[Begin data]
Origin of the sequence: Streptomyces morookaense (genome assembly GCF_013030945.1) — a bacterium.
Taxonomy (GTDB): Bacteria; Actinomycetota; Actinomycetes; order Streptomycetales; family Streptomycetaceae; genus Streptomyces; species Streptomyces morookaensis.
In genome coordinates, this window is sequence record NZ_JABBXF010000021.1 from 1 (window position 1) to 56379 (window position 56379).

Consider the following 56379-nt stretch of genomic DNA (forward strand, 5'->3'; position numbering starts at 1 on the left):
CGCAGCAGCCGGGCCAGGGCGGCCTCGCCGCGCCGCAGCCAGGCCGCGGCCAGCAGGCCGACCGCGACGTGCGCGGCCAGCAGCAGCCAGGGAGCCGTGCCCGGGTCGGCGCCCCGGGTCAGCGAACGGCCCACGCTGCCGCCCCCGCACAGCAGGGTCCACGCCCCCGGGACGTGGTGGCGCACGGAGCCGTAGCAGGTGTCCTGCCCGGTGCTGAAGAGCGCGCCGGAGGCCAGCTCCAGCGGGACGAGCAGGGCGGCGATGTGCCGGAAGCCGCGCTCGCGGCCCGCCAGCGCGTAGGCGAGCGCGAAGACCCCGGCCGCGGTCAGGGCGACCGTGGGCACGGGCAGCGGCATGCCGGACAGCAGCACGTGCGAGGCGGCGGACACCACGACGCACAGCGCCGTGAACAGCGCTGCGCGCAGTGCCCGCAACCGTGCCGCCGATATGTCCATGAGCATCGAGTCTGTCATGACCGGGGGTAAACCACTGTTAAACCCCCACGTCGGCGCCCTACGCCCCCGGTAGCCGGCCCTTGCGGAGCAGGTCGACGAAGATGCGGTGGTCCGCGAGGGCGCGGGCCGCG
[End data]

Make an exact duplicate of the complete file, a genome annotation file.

Origin of the sequence: Streptomyces morookaense (genome assembly GCF_013030945.1) — a bacterium.
Taxonomy (GTDB): Bacteria; Actinomycetota; Actinomycetes; order Streptomycetales; family Streptomycetaceae; genus Streptomyces; species Streptomyces morookaensis.
In genome coordinates, this window is sequence record NZ_JABBXF010000021.1 from 1 (window position 1) to 56379 (window position 56379).

Consider the following 56379-nt stretch of genomic DNA (forward strand, 5'->3'; position numbering starts at 1 on the left):
CGCAGCAGCCGGGCCAGGGCGGCCTCGCCGCGCCGCAGCCAGGCCGCGGCCAGCAGGCCGACCGCGACGTGCGCGGCCAGCAGCAGCCAGGGAGCCGTGCCCGGGTCGGCGCCCCGGGTCAGCGAACGGCCCACGCTGCCGCCCCCGCACAGCAGGGTCCACGCCCCCGGGACGTGGTGGCGCACGGAGCCGTAGCAGGTGTCCTGCCCGGTGCTGAAGAGCGCGCCGGAGGCCAGCTCCAGCGGGACGAGCAGGGCGGCGATGTGCCGGAAGCCGCGCTCGCGGCCCGCCAGCGCGTAGGCGAGCGCGAAGACCCCGGCCGCGGTCAGGGCGACCGTGGGCACGGGCAGCGGCATGCCGGACAGCAGCACGTGCGAGGCGGCGGACACCACGACGCACAGCGCCGTGAACAGCGCTGCGCGCAGTGCCCGCAACCGTGCCGCCGATATGTCCATGAGCATCGAGTCTGTCATGACCGGGGGTAAACCACTGTTAAACCCCCACGTCGGCGCCCTACGCCCCCGGTAGCCGGCCCTTGCGGAGCAGGTCGACGAAGATGCGGTGGTCCGCGAGGGCGCGGGCCGCG